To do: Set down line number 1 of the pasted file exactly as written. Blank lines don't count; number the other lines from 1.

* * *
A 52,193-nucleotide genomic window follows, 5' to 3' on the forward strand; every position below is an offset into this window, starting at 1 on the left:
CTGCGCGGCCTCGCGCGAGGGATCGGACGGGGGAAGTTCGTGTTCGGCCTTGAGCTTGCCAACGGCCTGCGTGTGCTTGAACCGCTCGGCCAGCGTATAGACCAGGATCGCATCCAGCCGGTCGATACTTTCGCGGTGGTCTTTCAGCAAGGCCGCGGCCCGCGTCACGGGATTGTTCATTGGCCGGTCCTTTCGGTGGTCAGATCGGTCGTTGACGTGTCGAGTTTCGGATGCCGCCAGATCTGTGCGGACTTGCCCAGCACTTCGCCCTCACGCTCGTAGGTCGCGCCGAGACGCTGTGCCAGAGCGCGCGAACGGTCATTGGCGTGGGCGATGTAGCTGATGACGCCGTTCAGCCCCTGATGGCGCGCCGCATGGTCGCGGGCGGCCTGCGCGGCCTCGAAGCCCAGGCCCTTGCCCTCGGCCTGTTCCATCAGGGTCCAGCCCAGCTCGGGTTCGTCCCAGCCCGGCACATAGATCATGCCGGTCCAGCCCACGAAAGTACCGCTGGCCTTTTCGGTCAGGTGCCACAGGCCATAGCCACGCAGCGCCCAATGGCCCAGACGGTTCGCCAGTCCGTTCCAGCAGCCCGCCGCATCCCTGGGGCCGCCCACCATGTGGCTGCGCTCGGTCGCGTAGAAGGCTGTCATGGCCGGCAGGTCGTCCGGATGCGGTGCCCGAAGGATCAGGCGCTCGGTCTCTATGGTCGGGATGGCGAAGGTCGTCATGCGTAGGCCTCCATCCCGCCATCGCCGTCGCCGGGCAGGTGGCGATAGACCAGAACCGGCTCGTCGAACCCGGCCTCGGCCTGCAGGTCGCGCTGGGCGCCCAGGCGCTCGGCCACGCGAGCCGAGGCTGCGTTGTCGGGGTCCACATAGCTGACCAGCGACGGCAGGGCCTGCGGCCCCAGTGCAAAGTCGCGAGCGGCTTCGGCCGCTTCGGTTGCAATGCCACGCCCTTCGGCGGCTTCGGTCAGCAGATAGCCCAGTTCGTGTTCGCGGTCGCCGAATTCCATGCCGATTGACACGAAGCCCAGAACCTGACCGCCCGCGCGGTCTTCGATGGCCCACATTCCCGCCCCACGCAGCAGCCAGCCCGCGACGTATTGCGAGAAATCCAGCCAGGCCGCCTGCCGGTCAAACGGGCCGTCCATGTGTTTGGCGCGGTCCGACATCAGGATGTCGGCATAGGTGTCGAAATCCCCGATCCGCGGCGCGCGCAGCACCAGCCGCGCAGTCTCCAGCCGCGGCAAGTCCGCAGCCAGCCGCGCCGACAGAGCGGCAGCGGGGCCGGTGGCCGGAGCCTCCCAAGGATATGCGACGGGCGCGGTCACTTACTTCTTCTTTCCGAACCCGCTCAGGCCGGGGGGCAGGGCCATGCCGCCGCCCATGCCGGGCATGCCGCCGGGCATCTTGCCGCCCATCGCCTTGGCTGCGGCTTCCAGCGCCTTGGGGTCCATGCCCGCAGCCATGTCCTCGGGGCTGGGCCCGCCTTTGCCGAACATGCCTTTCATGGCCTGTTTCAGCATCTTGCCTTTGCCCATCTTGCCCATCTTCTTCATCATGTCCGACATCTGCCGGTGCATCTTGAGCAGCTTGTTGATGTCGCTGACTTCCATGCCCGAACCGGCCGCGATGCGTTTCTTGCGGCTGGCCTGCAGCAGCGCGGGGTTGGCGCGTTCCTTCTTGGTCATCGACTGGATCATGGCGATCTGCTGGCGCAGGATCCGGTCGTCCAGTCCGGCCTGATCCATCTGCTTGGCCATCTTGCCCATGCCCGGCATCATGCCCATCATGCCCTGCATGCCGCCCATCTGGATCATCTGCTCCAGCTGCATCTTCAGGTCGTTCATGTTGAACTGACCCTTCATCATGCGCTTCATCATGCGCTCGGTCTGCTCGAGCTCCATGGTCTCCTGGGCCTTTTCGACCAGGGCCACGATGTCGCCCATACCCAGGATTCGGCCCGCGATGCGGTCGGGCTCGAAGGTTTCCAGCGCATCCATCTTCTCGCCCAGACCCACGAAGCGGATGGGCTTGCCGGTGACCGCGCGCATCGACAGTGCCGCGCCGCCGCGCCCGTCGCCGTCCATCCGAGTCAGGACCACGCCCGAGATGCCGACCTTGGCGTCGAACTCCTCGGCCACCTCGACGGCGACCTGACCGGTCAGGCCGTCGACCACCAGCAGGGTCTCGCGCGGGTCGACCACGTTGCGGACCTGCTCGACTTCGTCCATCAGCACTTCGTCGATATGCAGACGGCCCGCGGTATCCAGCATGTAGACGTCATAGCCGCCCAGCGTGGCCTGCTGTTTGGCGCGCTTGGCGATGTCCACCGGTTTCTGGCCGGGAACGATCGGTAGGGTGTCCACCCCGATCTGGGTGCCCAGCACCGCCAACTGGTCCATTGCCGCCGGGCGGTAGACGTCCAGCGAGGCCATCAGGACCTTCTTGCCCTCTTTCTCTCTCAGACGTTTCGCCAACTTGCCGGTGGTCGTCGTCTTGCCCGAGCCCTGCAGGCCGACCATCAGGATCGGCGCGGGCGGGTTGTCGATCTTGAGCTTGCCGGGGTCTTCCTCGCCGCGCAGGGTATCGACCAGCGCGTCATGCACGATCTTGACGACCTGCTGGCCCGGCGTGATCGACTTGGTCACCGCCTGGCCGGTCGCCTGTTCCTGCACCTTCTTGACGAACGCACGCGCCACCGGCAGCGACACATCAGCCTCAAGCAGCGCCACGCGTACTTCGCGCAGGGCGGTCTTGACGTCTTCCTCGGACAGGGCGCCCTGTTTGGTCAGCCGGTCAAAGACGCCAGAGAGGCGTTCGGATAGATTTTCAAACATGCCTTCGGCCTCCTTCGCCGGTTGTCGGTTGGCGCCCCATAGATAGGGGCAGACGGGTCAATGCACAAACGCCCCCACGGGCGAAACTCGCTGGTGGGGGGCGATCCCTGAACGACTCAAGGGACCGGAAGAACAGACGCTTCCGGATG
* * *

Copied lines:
A 52,193-nucleotide genomic window follows, 5' to 3' on the forward strand; every position below is an offset into this window, starting at 1 on the left: